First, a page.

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Any birders? Question about baby birds out of their nest.

RunningwithScissors

Brilliant_Rock
Joined
Apr 29, 2019
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1,871
We have a nuthatch nest on the wreath on our front door. We've watched the babies grow. They are adorable and wonderful (we are smitten!)

Today they were out practicing flying for the first time. It looks like many of them (all?) didn't make it back into their nest and are now huddled together at the base of our front door. They were chirping up a storm as night was falling. Now it is dark and they are quiet but huddled together.

It is going to be unusually cold here tonight (mid 40's).

Should I do anything to protect them? My hunch is I should just leave them alone and let nature take its course whatever that may be. But gosh it is difficult. I shouldn't try to put them back in the nest, should I?

I've googled around and haven't found a definitive answer, but it looks like I should just leave fledgelings along.

Does anyone know? Any bird experts here?
 

RunningwithScissors

Brilliant_Rock
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Usually fledges should just be left as mom and dad will feed them where they are and take them for lessons in the morning. As long as no animals can get to them, they should be alright.

We have all kinds of wildlife here, so I don't know what could possibly get them overnight. I have seen fox around lately. The fledgelings are on the ground.

We have had a nest of starlings in the past on our garage door (a different door/side of the house) and when this happened, the baby was always gone in the morning (as in gone-gone, taken away by something in the night.) But the starlings came in later when it was warmer when more predatory critters were out.
 

ItsMainelyYou

Brilliant_Rock
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Jun 27, 2014
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1,594
Normally, you'd have to let nature find it's way.
But I'd be lying if I said I'd never popped a baby back. I have:oops:
You could just pop them back into the nest, but it stresses out mom and dad quite a bit when you do that; it would have to be done quickly while they're away from the nest.
It is really hard! Nature can be cruel.
 

stracci2000

Ideal_Rock
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Oh no! I can understand why you are concerned!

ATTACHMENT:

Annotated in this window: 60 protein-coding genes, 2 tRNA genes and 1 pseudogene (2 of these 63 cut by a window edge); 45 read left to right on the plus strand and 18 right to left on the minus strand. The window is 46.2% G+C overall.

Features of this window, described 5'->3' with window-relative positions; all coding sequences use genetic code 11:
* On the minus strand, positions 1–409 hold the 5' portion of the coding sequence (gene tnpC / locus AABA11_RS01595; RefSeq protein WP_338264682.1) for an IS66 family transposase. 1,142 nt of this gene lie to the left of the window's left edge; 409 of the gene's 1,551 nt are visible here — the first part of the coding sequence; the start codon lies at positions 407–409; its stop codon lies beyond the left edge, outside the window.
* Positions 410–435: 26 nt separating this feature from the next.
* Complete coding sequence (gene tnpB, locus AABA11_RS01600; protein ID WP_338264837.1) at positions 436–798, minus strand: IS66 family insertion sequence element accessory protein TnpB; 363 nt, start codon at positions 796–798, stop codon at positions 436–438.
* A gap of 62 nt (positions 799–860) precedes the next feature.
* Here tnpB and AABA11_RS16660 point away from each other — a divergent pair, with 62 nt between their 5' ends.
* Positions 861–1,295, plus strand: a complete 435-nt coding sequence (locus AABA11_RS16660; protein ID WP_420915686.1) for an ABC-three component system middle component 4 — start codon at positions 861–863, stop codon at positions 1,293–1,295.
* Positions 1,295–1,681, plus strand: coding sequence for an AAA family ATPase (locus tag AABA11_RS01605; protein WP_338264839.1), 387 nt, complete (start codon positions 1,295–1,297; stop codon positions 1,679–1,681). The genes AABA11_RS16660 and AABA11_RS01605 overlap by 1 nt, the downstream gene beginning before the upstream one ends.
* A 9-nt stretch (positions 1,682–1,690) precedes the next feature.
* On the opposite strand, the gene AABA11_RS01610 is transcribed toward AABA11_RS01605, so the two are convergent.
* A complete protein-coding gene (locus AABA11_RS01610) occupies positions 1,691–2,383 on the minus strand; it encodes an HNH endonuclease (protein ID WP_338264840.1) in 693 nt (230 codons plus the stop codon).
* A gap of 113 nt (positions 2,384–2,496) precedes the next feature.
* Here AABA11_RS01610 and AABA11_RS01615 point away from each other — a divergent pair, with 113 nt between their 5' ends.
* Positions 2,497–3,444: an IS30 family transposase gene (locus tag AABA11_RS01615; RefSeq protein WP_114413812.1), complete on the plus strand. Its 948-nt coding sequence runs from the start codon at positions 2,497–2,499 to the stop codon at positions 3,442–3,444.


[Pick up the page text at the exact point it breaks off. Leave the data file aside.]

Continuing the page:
I guess you should leave them alone, as hard as that is to do.
 

kenny

Super_Ideal_Rock
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Such decisions are torture for me.
They do have feathers, which means they are not as vulnerable to the cold as if they didn't have feathers yet.

I'd probably google what the best solution should be and give priority to legit bird sources like The Audubon Society and not bleeding heart granola munchers.

But then I'd probably put on rubber gloves and quickly put the chicks back into their nest, especially since it's 4 feet away and would take one second.
I'd also be careful to not breath on them, have a mask on and turn my head away.
Close the door and resist the temptation to fix the nest so they don't fall out again.

Looks like the nest failed like a dam for water.
If the mom (& dad?) can't make a decent nest that holds their offspring then I'd just commit their souls to Darwin, and not look down when using that door.
........ Perhaps only the fittest should survive?
 

YadaYadaYada

Ideal_Rock
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They are adorable!

Years ago I came upon some mourning dove babies in my garden. I took a cardboard box to make a little shelter and propped it up and covered it with some branches. Figured then they have a shelter if they needed it.

This is just what I did but I am no expert.
 

kenny

Super_Ideal_Rock
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It might seem kind and merciful to help these individuals baby birdies survive.

But perhaps it is unkind to their species to help.
Doing so helps inferior genes pass on when, arguably, nature deemed these inferior genes to be left behind.

Your call, I guess.
 

RunningwithScissors

Brilliant_Rock